If you were hoping to see if this film would get the Nalyce stamp of approval, I must apologize, because this was one that she just flat out did not want to watch. I mean, she didn’t even want to give it a chance. In her defense, I do believe that she has aged out of this type of content. Kids, they grow up so fast. So I’m afraid you will have to rely solely on my commentary about Thomas and the Magic Railroad. In all honesty, I think Nalyce made the right call by opting out of this movie. Not only is she likely no longer in the age bracket for this type of film; the plot is so all over the place that I had trouble following it. While the film does have some familiar faces that include Alec Baldwin and Peter Fonda, there is nothing about the story that really reaches out and grabs you. The location changes so much that after a while I started to feel like a ping pong ball being knocked back and forward. Also, given that the film is a re-release (having originally been released in theaters in 2000), the low quality of the special effects are not likely to captivate a younger audience that has been spoiled with the high-definition quality that they get today. In a nutshell, this is one is probably not worth your time.
When it comes to the story, I think this was a case of too many cooks in the kitchen. Between the storyline involving the conductors and their dwindling gold dust, the budding friendship between Lily and Patch, and the mystery of the Lady the lost engine, there isn’t enough runtime to adequately develop any of these storylines. While the plots are supposed to be interconnected, the constant shifting between these plots and subplots gives the film a choppy feel. That’s not even fully addressing the film’s namesake’s contributions. In this regard, it seems as though Thomas is more of a secondary character, with the focus seeming on the film’s live-action characters. I also disappointed to say that despite having veteran actors, their performances were one-dimensional at best. Alec Baldwin’s Mr. Conductor was a lifeless performance, while the more upbeat Mr. C. Junior (Michael E. Rodgers), which I imagine was meant to add comedic relief, does little to move the needle either.
The most interesting storyline involves Diesel 10’s efforts to find Lady and destroy her. Even so, Diesel 10’s machinations to accomplish this are resonate of Wile E Coyote’s efforts to catch the Roadrunner, but less entertaining. This character too is all over the place; one minute he is targeting Mr. Conductor, then he’s after Thomas. To be fair, these efforts are a means to an end to find his ultimate target. In my opinion, the film would have done better to focus more on the search for the lost engine rather than jumping around. It’s not guaranteed that it would have dramatically improved the film, but it would have made it easier to follow. There was just too much focus on the live-action themes when the primary focus should have been the mystery of lost engine and the magic railroad. The diminishing gold dust subplot could have been cut in favor of the aforementioned storyline, because for me it added no real substance to the overall story.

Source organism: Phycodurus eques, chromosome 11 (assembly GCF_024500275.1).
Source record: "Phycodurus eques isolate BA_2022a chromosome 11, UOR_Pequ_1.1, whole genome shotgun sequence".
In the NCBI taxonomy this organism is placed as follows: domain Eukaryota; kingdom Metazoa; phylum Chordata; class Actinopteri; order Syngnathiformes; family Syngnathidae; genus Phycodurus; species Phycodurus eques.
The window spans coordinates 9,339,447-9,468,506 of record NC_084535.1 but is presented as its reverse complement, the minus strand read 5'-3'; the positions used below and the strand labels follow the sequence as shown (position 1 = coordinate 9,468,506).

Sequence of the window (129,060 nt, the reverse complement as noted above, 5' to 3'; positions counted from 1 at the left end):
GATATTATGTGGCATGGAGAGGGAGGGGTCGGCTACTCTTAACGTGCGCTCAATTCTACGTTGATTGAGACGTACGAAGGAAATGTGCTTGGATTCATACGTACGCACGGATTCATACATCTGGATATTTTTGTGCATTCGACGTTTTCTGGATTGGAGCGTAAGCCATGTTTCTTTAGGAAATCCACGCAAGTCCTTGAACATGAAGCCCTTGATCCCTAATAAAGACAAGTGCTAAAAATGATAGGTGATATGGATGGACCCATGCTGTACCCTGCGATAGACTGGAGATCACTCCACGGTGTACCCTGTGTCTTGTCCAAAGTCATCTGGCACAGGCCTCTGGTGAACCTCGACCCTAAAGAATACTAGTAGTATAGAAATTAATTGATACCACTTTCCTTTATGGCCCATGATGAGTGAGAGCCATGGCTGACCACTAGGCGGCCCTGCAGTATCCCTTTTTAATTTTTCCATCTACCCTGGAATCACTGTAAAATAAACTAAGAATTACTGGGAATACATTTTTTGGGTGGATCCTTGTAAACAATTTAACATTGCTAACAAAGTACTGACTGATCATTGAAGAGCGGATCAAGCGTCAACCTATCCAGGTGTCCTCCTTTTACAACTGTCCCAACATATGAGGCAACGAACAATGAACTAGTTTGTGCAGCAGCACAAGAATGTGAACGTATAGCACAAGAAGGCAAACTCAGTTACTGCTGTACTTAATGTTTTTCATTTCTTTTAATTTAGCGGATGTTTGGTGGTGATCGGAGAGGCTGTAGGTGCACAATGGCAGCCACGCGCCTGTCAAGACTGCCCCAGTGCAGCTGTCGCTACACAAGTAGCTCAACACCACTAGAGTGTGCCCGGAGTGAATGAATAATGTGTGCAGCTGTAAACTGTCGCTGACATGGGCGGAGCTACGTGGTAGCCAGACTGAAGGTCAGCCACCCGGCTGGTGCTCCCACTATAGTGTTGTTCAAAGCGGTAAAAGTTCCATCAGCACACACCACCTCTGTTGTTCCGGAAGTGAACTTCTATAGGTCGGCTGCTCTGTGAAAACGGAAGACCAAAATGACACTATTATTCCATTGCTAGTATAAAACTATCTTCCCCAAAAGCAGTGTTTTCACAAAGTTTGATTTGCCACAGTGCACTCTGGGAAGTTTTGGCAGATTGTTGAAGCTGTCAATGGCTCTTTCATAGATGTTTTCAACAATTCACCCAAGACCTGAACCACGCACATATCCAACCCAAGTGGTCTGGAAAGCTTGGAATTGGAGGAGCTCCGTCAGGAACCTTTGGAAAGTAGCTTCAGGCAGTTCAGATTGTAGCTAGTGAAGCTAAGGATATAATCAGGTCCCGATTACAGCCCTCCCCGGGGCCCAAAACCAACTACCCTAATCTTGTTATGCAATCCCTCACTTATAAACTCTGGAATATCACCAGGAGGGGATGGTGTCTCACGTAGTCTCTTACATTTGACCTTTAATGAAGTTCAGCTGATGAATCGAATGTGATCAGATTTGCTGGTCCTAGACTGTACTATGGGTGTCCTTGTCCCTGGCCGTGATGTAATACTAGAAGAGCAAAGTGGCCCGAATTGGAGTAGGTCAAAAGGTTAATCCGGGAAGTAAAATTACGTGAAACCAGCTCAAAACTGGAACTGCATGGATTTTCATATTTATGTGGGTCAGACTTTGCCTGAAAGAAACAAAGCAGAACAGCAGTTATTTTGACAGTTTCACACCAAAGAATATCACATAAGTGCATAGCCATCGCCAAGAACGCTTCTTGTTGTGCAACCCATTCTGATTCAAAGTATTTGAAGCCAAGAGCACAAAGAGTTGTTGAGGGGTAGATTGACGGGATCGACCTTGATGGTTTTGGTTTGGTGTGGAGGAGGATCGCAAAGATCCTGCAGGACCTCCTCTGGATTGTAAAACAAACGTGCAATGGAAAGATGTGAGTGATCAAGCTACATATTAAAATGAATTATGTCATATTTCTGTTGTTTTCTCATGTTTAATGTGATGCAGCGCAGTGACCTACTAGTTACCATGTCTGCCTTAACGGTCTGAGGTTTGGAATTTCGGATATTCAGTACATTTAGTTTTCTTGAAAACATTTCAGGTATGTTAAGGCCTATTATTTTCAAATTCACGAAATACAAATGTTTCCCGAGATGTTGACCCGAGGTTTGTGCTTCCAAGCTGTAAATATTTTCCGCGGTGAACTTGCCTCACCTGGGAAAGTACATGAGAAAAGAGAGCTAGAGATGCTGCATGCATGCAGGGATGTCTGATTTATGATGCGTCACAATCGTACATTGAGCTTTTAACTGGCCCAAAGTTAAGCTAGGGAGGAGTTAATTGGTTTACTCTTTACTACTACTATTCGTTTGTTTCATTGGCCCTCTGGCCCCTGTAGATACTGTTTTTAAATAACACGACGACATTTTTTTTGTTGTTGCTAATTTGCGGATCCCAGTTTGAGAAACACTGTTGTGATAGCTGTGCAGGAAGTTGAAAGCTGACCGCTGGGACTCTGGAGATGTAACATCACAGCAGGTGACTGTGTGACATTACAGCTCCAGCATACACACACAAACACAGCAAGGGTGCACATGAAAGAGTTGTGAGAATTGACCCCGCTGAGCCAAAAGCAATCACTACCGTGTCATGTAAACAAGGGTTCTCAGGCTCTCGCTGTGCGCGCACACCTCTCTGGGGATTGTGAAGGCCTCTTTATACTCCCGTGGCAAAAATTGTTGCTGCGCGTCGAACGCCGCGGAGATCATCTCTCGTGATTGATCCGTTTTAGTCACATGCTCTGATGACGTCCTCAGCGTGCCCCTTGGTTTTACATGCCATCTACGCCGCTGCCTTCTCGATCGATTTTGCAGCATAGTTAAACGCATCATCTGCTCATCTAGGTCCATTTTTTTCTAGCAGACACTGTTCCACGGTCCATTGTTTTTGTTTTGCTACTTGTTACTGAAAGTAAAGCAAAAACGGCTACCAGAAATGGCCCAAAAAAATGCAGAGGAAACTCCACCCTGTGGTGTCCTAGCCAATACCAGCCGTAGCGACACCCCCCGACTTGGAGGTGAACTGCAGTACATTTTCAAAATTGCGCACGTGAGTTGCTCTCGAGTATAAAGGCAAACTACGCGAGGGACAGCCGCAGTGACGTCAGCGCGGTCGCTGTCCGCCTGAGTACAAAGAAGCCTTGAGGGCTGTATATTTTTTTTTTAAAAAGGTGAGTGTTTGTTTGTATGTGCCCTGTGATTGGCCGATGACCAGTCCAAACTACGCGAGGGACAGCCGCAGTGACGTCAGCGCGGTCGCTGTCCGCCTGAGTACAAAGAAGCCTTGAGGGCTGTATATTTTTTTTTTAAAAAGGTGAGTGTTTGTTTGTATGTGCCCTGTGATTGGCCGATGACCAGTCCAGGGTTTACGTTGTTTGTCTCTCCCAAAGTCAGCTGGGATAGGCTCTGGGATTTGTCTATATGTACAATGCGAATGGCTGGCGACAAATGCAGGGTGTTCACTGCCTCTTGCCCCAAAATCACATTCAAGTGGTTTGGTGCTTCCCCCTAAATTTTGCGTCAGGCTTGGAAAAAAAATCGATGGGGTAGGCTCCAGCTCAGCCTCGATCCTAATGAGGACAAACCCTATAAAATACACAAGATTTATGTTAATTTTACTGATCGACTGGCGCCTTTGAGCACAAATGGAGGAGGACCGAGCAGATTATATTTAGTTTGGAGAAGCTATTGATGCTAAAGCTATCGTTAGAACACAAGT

I know that this must feel like a complete condemnation of the film, and if I’m being honest, this is not a film that I am recommending; I will say that the Thomas the Train series has never been something that I was ever interested in. I don’t even remember if I watched it as a child. Perhaps there are some Easter eggs that as a non-fan I am not privy to. Even so, I’d be remiss if I didn’t say that I don’t believe this was a film that needed to be re-released. I have a difficult time believing that it’s going to find much of a home with a younger audience that has been treated to the best of the high-definition era. Perhaps there is potential for it to find a niche with nostalgic fans; who knows. Long story short, it wasn’t the film for me.